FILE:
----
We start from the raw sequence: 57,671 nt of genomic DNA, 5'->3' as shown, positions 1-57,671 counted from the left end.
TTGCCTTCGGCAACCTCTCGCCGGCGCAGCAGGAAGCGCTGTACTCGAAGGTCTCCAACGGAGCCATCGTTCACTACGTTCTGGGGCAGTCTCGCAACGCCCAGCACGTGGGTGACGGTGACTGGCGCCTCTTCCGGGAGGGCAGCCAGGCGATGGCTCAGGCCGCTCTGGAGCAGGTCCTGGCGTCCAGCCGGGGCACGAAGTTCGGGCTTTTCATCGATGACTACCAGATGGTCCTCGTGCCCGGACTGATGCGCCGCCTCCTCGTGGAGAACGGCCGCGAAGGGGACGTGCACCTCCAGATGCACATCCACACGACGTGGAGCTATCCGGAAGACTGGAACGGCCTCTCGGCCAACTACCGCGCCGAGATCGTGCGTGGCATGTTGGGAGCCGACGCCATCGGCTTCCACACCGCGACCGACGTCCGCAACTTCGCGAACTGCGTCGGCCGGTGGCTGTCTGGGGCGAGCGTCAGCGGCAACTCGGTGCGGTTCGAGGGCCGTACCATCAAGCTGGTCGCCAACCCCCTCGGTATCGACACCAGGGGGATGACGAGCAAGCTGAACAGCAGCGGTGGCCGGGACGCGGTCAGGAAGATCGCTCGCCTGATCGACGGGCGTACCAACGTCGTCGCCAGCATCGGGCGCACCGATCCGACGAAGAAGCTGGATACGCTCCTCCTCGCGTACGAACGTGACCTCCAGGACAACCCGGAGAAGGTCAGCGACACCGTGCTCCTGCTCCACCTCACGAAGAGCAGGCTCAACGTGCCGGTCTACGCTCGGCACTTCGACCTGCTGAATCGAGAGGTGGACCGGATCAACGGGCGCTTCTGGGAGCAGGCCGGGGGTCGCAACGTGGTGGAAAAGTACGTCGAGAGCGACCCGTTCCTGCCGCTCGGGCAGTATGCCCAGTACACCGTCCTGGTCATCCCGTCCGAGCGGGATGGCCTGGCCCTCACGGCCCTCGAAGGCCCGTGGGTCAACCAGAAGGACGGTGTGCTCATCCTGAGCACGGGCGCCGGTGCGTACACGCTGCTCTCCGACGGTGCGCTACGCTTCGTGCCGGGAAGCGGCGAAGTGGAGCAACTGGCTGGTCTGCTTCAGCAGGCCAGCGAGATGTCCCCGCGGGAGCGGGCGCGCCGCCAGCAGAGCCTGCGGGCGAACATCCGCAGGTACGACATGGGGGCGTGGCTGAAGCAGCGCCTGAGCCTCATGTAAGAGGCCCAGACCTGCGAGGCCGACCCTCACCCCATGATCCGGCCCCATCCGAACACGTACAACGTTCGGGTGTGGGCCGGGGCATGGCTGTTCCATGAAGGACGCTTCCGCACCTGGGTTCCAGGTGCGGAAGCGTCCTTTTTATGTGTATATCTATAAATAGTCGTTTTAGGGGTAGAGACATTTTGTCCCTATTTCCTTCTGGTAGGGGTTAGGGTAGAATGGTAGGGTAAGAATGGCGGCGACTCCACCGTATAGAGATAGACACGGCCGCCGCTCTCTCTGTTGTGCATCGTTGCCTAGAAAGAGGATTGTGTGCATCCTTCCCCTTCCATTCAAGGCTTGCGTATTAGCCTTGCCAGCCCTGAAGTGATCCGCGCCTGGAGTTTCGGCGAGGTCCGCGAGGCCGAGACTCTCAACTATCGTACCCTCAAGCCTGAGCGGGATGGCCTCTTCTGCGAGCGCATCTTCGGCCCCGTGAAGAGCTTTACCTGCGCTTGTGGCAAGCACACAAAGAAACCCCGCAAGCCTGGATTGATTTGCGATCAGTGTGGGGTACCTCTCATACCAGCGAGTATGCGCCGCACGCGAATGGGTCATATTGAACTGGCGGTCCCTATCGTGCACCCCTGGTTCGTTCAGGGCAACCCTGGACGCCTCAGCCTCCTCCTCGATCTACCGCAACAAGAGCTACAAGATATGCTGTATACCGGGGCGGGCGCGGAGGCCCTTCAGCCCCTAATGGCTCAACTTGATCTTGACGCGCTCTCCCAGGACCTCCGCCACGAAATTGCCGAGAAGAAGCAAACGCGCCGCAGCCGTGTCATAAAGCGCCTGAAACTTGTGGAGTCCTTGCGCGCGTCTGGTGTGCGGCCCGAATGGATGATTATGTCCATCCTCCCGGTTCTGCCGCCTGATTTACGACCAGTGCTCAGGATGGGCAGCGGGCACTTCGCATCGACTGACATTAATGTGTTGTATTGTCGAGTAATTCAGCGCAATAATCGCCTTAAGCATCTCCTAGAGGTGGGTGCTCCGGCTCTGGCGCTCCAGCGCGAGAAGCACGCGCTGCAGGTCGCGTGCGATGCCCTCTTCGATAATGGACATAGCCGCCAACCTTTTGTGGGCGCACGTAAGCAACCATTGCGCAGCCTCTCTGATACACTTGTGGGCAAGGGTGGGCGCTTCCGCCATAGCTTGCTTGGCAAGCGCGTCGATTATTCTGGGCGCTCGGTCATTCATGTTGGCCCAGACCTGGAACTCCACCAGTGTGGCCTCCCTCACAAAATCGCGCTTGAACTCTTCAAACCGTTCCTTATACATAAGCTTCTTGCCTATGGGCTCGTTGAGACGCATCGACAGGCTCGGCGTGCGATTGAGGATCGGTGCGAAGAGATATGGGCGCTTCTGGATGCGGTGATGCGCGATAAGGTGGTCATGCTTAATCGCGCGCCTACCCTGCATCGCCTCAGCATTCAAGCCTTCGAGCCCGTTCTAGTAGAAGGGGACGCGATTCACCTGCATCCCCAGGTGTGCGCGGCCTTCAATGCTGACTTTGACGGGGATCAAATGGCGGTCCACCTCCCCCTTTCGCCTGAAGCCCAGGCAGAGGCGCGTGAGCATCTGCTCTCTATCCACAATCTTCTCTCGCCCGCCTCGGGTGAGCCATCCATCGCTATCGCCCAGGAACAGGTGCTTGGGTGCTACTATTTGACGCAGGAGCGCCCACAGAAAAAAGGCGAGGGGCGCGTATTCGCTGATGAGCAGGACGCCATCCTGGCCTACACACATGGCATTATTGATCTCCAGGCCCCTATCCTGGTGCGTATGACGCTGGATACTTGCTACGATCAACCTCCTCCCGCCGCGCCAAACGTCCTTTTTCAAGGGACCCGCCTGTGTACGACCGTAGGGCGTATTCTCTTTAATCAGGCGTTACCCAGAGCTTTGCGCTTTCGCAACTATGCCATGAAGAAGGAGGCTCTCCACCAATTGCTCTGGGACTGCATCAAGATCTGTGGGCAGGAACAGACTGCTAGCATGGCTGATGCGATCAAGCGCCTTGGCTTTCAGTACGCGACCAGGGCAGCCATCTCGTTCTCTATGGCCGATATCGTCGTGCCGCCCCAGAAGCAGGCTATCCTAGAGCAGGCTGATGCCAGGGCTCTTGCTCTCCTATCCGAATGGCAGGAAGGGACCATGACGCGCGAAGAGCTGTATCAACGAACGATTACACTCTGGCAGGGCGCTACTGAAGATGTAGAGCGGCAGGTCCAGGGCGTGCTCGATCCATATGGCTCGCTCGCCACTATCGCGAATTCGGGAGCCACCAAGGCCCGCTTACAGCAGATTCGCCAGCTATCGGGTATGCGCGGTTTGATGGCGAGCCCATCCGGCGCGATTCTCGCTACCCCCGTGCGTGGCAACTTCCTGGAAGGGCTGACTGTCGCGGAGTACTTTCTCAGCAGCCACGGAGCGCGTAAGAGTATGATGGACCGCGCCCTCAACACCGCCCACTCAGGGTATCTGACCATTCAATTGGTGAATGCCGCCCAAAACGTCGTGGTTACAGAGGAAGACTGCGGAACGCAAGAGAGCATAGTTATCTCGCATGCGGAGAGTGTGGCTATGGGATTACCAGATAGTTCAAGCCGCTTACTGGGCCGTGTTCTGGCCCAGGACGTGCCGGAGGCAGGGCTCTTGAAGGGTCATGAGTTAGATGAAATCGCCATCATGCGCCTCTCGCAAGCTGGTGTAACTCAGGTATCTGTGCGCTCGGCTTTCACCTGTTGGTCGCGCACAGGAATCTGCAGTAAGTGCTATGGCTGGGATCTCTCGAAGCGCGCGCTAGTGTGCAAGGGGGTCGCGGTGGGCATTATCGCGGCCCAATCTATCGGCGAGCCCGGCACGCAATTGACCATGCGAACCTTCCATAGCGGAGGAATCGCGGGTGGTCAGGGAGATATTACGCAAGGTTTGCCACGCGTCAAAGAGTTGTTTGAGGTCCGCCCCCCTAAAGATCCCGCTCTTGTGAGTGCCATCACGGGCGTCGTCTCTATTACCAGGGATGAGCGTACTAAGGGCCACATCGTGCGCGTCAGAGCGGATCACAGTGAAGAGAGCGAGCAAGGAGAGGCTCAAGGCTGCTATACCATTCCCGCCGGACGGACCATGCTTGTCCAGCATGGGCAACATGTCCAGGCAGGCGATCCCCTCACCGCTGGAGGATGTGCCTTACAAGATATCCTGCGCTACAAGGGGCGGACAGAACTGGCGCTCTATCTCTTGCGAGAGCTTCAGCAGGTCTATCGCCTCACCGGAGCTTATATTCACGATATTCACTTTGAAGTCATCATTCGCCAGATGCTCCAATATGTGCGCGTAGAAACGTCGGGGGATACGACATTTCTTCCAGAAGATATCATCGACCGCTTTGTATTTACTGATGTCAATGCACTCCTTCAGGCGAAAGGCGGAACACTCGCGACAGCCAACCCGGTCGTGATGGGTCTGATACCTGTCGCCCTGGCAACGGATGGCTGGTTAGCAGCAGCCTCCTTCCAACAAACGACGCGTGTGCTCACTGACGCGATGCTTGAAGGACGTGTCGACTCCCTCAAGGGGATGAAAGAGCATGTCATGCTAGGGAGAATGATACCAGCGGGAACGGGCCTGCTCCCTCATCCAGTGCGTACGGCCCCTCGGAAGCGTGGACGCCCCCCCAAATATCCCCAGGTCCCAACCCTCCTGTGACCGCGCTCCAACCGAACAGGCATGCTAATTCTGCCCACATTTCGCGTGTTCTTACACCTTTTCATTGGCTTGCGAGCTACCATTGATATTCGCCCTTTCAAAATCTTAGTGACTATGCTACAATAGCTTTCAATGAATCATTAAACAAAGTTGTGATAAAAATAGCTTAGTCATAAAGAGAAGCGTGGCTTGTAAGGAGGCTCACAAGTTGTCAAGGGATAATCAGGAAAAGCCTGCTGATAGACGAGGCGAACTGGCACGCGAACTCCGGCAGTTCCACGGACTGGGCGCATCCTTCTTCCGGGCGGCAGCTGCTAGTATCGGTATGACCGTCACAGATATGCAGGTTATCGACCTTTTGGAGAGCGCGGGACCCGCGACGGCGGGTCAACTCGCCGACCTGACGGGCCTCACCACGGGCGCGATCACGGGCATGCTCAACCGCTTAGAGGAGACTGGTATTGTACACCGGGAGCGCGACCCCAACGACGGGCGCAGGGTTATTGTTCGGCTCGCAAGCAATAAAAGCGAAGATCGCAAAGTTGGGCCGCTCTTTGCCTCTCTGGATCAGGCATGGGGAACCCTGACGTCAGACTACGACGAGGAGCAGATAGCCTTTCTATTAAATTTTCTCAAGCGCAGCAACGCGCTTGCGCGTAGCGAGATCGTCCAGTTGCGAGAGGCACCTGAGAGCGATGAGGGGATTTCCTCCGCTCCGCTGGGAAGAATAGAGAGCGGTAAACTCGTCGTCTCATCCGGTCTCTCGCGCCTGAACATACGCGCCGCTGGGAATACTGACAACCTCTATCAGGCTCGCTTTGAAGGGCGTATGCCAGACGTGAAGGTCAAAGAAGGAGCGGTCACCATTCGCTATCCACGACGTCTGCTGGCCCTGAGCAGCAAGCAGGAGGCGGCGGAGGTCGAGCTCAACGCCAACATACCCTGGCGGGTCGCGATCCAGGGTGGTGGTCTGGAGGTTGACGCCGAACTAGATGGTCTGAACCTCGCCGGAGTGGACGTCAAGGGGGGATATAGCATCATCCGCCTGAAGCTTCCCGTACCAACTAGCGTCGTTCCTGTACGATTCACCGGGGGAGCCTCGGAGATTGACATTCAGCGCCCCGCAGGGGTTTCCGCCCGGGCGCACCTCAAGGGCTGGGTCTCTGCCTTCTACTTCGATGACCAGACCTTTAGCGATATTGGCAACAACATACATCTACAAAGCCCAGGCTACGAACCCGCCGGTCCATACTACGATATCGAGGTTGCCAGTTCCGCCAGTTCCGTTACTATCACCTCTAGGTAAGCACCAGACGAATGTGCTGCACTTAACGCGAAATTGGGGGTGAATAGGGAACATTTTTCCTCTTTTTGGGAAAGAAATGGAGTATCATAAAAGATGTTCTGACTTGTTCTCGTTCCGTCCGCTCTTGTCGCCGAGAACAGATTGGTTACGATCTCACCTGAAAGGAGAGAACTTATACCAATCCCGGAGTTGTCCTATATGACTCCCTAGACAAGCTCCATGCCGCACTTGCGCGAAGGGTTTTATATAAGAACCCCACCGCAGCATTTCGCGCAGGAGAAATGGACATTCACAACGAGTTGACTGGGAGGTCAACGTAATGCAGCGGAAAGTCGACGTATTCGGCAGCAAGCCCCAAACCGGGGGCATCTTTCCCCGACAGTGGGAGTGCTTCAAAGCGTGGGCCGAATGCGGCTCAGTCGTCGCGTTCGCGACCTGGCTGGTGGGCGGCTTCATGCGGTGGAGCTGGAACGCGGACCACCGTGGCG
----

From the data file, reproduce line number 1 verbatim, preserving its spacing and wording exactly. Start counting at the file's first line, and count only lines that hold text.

We start from the raw sequence: 57,671 nt of genomic DNA, 5'->3' as shown, positions 1-57,671 counted from the left end.